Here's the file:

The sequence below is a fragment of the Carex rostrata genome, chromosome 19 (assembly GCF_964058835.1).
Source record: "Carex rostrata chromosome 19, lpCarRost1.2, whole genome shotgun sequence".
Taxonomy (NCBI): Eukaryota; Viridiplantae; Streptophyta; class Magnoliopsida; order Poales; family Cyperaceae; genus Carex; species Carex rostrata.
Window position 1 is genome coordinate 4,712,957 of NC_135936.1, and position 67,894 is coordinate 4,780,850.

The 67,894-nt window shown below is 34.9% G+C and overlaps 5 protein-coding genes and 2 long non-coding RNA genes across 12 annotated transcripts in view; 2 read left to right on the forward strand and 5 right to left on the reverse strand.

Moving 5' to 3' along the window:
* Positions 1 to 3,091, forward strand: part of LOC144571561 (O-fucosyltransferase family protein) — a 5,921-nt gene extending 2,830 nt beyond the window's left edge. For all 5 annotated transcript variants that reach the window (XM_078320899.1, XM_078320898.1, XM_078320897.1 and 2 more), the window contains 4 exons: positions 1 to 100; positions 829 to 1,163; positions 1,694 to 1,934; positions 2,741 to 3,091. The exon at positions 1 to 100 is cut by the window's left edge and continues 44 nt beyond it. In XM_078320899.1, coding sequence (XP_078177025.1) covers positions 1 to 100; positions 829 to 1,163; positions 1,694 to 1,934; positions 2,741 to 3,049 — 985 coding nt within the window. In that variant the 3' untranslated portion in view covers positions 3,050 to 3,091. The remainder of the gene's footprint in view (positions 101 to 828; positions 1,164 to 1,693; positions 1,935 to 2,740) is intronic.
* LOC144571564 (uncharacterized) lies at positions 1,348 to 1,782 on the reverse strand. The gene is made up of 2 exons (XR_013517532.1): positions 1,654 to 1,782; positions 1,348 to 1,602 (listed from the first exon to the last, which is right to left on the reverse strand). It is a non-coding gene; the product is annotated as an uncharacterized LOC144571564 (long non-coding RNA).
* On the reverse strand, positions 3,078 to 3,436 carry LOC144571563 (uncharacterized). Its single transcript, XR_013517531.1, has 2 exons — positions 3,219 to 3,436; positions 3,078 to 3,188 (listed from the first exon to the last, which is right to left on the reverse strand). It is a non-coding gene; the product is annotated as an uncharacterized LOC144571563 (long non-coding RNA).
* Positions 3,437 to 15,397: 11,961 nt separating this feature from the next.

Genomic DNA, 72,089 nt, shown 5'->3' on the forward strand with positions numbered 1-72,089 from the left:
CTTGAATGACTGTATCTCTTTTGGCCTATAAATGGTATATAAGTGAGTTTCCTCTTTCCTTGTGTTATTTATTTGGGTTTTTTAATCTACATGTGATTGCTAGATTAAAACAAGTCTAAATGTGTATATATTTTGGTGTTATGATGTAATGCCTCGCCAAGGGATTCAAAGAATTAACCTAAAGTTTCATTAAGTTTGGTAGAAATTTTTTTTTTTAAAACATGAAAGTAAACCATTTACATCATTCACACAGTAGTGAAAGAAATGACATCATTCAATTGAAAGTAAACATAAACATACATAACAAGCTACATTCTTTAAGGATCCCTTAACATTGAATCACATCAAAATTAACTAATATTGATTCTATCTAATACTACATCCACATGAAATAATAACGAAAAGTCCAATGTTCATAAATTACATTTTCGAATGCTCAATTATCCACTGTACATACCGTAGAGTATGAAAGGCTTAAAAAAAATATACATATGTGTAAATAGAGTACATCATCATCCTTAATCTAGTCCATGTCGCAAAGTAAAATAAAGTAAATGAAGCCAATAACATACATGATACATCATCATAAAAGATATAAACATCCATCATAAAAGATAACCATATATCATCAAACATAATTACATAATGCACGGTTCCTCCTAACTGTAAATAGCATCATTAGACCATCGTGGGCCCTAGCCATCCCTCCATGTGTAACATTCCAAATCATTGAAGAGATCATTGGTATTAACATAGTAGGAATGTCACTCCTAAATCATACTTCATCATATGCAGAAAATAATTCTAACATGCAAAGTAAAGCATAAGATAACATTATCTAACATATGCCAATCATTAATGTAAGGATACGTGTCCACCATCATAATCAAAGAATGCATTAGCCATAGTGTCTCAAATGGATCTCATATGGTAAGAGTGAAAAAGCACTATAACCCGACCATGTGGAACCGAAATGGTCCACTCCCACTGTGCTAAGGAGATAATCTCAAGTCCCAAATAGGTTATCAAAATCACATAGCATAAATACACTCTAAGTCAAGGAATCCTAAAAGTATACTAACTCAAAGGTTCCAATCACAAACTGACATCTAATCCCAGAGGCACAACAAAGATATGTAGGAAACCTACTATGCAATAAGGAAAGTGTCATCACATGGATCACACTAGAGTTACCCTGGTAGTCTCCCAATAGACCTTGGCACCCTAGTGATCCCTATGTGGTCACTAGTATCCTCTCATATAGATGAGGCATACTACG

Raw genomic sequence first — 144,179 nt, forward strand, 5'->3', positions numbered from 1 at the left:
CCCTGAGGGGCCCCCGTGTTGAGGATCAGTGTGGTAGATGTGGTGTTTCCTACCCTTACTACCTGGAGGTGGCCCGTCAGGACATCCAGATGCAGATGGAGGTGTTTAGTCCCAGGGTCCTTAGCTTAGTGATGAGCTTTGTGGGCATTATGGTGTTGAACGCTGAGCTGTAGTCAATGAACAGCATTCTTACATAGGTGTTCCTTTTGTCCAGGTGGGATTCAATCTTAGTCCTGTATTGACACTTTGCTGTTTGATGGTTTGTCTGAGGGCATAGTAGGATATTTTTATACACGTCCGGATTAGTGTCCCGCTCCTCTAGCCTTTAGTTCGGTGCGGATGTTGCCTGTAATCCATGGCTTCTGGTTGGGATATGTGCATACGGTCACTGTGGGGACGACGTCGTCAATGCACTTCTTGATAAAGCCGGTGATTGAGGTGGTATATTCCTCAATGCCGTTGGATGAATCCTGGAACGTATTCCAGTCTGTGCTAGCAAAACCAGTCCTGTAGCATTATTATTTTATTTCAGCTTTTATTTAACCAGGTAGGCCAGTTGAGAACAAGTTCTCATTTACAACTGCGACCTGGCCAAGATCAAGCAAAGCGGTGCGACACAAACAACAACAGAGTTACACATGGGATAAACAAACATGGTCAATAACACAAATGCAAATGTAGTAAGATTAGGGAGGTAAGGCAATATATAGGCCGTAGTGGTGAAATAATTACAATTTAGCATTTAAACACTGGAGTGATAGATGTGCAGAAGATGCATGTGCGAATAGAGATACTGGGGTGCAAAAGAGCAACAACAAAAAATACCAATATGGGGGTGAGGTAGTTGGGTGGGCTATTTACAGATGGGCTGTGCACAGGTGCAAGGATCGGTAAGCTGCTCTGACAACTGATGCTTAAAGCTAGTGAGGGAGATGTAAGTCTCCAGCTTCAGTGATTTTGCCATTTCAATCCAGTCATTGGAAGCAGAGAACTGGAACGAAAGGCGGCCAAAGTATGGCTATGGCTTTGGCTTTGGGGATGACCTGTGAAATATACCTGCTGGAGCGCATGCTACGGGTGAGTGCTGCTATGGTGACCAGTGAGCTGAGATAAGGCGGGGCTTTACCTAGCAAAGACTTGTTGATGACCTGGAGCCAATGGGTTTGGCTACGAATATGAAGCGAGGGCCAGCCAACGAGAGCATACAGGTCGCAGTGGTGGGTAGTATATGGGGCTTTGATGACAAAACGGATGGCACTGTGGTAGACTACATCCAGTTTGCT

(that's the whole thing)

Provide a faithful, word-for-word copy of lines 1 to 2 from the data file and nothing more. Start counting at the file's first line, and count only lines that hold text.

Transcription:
The sequence below is a fragment of the Carex rostrata genome, chromosome 19 (assembly GCF_964058835.1).
Source record: "Carex rostrata chromosome 19, lpCarRost1.2, whole genome shotgun sequence".